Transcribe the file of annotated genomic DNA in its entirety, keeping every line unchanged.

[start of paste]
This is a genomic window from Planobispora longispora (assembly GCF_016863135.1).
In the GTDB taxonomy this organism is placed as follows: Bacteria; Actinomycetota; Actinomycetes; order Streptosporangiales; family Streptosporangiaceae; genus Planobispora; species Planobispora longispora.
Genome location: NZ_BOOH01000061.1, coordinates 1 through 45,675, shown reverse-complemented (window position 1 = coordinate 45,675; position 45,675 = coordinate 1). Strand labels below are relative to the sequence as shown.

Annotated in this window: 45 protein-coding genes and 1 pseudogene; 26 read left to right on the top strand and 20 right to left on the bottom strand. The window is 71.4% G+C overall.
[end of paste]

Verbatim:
This is a genomic window from Planobispora longispora (assembly GCF_016863135.1).
In the GTDB taxonomy this organism is placed as follows: Bacteria; Actinomycetota; Actinomycetes; order Streptosporangiales; family Streptosporangiaceae; genus Planobispora; species Planobispora longispora.
Genome location: NZ_BOOH01000061.1, coordinates 1 through 45,675, shown reverse-complemented (window position 1 = coordinate 45,675; position 45,675 = coordinate 1). Strand labels below are relative to the sequence as shown.

Annotated in this window: 45 protein-coding genes and 1 pseudogene; 26 read left to right on the top strand and 20 right to left on the bottom strand. The window is 71.4% G+C overall.